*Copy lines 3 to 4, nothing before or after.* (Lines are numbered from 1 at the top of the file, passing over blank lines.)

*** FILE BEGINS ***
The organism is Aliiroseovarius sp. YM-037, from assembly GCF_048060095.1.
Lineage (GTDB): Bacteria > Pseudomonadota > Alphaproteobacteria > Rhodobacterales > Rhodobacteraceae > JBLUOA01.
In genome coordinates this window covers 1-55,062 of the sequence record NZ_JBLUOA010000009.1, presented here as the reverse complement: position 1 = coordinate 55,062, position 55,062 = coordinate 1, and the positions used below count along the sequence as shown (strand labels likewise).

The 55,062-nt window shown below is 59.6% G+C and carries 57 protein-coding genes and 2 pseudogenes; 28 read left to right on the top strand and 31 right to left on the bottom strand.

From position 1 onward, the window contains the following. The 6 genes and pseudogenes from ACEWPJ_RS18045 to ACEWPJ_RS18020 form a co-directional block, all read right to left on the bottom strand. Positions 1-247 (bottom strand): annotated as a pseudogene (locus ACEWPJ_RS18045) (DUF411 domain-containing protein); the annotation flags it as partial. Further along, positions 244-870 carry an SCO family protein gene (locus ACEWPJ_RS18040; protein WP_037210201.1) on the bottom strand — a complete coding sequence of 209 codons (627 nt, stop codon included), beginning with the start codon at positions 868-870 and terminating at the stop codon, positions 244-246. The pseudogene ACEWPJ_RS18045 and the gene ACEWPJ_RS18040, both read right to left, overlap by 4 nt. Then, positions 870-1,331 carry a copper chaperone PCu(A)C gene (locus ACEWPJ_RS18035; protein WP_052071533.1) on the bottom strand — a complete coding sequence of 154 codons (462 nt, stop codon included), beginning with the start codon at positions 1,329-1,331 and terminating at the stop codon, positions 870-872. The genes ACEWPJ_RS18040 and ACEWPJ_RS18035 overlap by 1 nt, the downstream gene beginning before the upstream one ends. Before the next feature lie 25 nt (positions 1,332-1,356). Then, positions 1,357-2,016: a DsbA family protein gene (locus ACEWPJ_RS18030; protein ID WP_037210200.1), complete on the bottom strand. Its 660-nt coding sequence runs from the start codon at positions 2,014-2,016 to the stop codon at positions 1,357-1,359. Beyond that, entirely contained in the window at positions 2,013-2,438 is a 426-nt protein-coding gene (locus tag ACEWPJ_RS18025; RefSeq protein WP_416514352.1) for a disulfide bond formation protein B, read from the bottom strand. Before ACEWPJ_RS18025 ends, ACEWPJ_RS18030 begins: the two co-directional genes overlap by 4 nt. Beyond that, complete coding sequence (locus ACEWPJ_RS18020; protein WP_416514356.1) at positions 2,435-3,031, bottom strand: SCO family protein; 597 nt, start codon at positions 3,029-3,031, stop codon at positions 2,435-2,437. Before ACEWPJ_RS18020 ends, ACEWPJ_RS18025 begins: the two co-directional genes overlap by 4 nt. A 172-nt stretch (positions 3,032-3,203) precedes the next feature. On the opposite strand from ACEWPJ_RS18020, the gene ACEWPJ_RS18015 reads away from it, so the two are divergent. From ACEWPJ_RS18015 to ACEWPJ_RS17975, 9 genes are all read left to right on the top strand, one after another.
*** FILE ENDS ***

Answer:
In genome coordinates this window covers 1-55,062 of the sequence record NZ_JBLUOA010000009.1, presented here as the reverse complement: position 1 = coordinate 55,062, position 55,062 = coordinate 1, and the positions used below count along the sequence as shown (strand labels likewise).

The 55,062-nt window shown below is 59.6% G+C and carries 57 protein-coding genes and 2 pseudogenes; 28 read left to right on the top strand and 31 right to left on the bottom strand.